The following is the 3rd part of a 4 part post expanding on my short introduction to an ILTA session entitled, Do Robot Lawyers Dream of Billable Seconds? If you have not yet listened to the full session (and you have nothing better to do for the next 90 minutes), you should go listen to it now. If you would like to download and read the entire 4-part post you can get it here.
What does this mean for legal service delivery?
The examples above are not directly comparable to the legal services we provide. I deliberately did that to illustrate the 6 Ds concept before completely confusing the issue by describing how it applies to our industry. As it is, I’m sure more than a few of you have read the examples above screaming, “Yes, but that has nothing to do with us! What the hell are you talking about?”
I am more than willing to concede that I may be wrong about the legal industry passing a threshold of digitization in any way similar to the entertainment industries or physical goods manufacturers. Or, that Diamandis may be wrong about industries passing that threshold and then necessarily conforming to his exponential framework. But for the sake of argument, let’s say that Peter and I are not wrong. We are definitely passing a threshold, an industry wide digital disruption will eventually take place, and we will begin to conform to the exponential framework just as others have. That begs the question, what does a dematerialized, demonetized, and democratized legal services industry look like, and how could a law firm survive in it?
The Dematerialized Practice of Law
It’s likely that the first complaint against applying the 6 Ds framework to the practice of law will be that we are not a material industry, and that we therefore have a distinct advantage over manufacturers or sellers of things. We don’t produce material goods, unless you count mountains of documents, and even if we become entirely paperless there will be no change in our service.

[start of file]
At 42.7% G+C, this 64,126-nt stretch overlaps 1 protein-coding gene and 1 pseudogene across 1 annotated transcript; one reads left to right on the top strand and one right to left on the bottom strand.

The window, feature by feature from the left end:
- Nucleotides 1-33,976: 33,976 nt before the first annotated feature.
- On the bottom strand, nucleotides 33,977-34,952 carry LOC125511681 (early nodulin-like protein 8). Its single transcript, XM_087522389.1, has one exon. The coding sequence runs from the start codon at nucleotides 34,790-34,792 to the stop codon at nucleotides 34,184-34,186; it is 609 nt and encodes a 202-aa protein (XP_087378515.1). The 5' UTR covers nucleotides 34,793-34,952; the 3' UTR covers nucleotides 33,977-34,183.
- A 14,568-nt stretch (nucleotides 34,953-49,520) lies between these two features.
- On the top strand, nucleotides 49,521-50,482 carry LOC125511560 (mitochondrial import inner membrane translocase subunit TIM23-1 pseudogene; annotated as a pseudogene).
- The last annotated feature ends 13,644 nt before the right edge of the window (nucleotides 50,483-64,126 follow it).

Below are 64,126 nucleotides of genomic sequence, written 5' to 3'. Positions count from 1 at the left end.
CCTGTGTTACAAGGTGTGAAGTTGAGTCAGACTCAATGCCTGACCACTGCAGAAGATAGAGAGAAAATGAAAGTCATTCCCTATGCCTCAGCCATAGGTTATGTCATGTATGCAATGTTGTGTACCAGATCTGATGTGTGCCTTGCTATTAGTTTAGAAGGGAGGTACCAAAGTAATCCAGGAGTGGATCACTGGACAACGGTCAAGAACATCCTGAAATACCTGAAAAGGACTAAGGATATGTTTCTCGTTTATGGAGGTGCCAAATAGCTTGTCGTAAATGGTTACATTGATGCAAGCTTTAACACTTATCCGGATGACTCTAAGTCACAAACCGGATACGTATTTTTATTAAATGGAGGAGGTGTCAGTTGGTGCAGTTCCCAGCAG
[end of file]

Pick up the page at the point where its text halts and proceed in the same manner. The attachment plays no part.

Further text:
That might be true, but let’s think about a service provider who has already gone through this digital threshold: travel agents. Travel agents still exist of course, although in nothing like the numbers they did 20 years ago. They provided a service, with almost no material aspect and yet they were one of the first industries to be decimated by the rise of the internet. It turns out most people were happy to book travel themselves as long as it was easy and inexpensive. How many people or companies would gladly handle their own legal services if they had access to resources and knowledge, for a low price, and they didn’t actually have to deal with a real live attorney? If such a thing were possible, how many attorneys could the industry continue to support?
The Demonetized Practice of Law
We have seen downward pressure on legal prices since the downturn of 2007. That has mostly come in the form of clients demanding discounts on hourly rates or fixed fee arrangements. But suppose clients, even large corporate clients, had a new option: they could pay a monthly fee for unlimited access to a firm sponsored set of expertise engines that handled much of their routine legal needs. They could pay month to month for this a la carte service, or they could sign a 2 year contract which also entitled them to steeply discounted hourly rates for legal services not covered by the engines. Setting aside for the moment, whether such a thing is possible, or more to the point, whether the bar associations would allow it, what would that do to legal service prices?
The Democratized Practice of Law
This is the good news, if the prices of legal services decline precipitously and the delivery of legal services becomes much more widely available, then the pool of potential clients will be significantly larger than today’s client pool. Smaller companies and individuals who currently choose to do without external legal counsel and instead turn to LegalZoom or other form providers, could suddenly be approaching big firms to handle their legal needs.
Some of you are thinking, “But that’s not the kind of law we practice, we do big law for big corporations.” To which I will respond, look around you. The era of the big corporation is ending. The average lifespan of a company on the S&P 500 has fallen from 60+ years in 1960 to just over 15 years today. There will probably always be some big corporations, but I don’t think they will be the norm.
Relatively small companies like AirBnb (600 employees) and Uber (~1,000 employees) are taking on much larger and more traditional service providers, and they are having success. AirBnb and Uber are valued at $10Bn and $15Bn, respectively. These are new types of companies that grow quickly, by connecting people who have services to offer to those who need them, and taking a percentage. This is relevant to us on two fronts: 1) If given the choice of monthly subscription fees for access to legal engines or more traditional legal services, which do you think these startups would choose? AND, 2) How long before the law firm equivalent of AirBnb or Uber start selling them these services?